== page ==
UPDATED with reports of issues with patches rendering systems unbootable.
Anyone who's ever used Linux is probably familiar with the Grand Unified Bootloader, or GRUB, a simple program that loads immediately after you power up and lets you choose which operating system installed on a computer you can boot into.
GRUB has been around for ages, but a serious security flaw has been discovered in its latest iteration (GRUB2). The flaw, dubbed "BootHole," could let an attacker completely bypass the Secure Boot protections built into modern PCs and servers, permitting the installation of malware that would be nearly impossible to detect.
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If you've got a "dual-boot" (or triple-boot) machine set up to use either Windows or Linux, or even a machine set up to just use Linux, then you need to update your Linux distribution as soon as you can. Ditto if you're one of the (probably few) Mac users who has GRUB installed.
The well-known Linux distros Ubuntu, Debian, Red Hat and SUSE have patches available already. On its end, Microsoft is working on a patch for its Unified Extensible Firmware Interface (UEFI) that will be included in a future Windows Update bundle.
UPDATE: Or maybe you should hold off on those GRUB updates. Multiple users of Debian- and Red Hat-based Linux distributions, including Ubuntu, Fedora and CentOS, are reporting that applying the patch leaves their systems unable to boot. It might be best for now to strictly limit physical access to your Linux systems and to make sure remote access is locked down.
Pain in the BootHole
BootHole has been given a disarmingly cute logo by its discoverers at Portland, Oregon security firm Eclypsium, but fortunately the flaw can't always be carried out.
The attacker would need to have administrative rights on a Windows or Linux PC to begin with, which in itself opens up many others avenues of attack. And despite the worm in the BootHole logo, it's pretty unlikely that malware exploiting this flaw could spread from one machine to another.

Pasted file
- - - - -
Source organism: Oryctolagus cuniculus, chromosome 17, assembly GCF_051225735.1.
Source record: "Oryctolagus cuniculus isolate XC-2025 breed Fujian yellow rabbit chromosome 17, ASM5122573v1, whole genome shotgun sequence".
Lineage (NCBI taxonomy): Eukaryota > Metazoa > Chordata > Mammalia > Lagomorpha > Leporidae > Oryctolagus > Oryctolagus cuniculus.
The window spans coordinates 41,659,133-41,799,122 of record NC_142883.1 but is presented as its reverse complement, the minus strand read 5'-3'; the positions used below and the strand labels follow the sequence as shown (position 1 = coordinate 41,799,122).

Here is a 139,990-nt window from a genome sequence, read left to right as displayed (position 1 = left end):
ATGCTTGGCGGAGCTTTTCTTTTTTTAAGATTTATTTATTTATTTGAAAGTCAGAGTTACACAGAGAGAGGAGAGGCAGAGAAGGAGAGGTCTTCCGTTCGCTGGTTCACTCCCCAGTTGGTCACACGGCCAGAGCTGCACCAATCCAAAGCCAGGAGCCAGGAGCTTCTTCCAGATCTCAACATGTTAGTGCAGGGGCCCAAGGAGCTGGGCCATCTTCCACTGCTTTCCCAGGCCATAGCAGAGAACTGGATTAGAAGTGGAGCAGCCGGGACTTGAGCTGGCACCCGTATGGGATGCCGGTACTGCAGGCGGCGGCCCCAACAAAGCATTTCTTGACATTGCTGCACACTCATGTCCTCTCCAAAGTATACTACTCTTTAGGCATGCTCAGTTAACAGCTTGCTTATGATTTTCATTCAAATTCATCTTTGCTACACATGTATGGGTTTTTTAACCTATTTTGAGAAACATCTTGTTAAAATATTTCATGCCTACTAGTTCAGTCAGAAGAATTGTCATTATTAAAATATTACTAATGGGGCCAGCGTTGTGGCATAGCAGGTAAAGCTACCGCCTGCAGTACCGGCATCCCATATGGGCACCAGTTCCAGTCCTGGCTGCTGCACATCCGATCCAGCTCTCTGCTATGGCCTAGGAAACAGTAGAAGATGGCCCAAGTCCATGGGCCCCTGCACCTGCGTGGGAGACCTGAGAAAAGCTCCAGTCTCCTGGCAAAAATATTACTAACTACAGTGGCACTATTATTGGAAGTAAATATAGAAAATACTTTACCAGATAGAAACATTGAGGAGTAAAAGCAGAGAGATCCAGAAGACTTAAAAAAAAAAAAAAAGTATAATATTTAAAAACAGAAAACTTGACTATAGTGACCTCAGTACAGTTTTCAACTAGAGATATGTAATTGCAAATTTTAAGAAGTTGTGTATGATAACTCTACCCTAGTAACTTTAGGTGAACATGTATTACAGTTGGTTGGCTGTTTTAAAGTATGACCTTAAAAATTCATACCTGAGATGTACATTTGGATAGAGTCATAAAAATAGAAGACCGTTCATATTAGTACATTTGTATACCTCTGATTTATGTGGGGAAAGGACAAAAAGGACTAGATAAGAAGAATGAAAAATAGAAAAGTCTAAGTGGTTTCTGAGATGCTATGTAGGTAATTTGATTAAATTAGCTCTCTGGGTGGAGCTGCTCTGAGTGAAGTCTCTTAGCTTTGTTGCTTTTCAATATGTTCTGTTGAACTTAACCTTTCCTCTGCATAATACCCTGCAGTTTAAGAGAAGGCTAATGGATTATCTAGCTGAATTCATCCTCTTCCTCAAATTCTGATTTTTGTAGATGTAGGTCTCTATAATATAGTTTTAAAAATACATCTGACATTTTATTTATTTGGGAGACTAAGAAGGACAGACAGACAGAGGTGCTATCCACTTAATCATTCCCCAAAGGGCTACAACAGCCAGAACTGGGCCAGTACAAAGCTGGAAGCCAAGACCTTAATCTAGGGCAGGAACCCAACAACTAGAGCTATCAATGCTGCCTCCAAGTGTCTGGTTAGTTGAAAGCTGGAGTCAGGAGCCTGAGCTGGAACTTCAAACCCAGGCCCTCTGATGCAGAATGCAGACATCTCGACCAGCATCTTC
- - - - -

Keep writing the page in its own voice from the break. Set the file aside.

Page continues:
But because BootHole affects a disk-level program that runs before any operating system even loads, a successful exploit could make changes so deep and fundamental that the best antivirus software or other tampering-detection methods wouldn't be able to spot them.
We won't get into the details, except to say that exploiting BootHole involves editing the GRUB configuration file to trigger a buffer overflow and install rootkit malware. That kind of hack is so old it ought to be played on Classic Rock stations, but it achieves exactly what Secure Boot was designed to prevent.
Is my PC vulnerable to BootHole?
Most PCs set up to "dual boot" between Linux and Windows will have GRUB installed as the bootloader, as do many machines with only Linux on them. You could also set up GRUB to boot between different versions of Windows, but most people would probably just run one version of Windows in an emulator.
Macs can use GRUB as well, but because it can be a bit tricky to use due to Apple's unique disk formatting and there are easier, better methods available, it's rarely used on dual-booting (or triple-booting) Macs.
There's also the chance that an attacker with administrative rights to a PC could install GRUB on an otherwise GRUB-free machine without the primary user's knowledge and then use GRUB to exploit the BootHole flaw. Whether or not GRUB is installed, a PC will technically be vulnerable until Microsoft updates the UEFI.
If you're a bit of a Windows jockey, you can check to see whether your PC is vulnerable by running this text string in PowerShell with Administrator privileges:
[System.Text.Encoding]::ASCII.GetString((Get-SecureBootUEFI db).bytes) -match 'Microsoft Corporation UEFI CA 2011'
If you get a return of "True," then your PC is vulnerable. Update your Linux distro if you have one installed on the machine. If not, then don't install Linux until Microsoft updates the UEFI.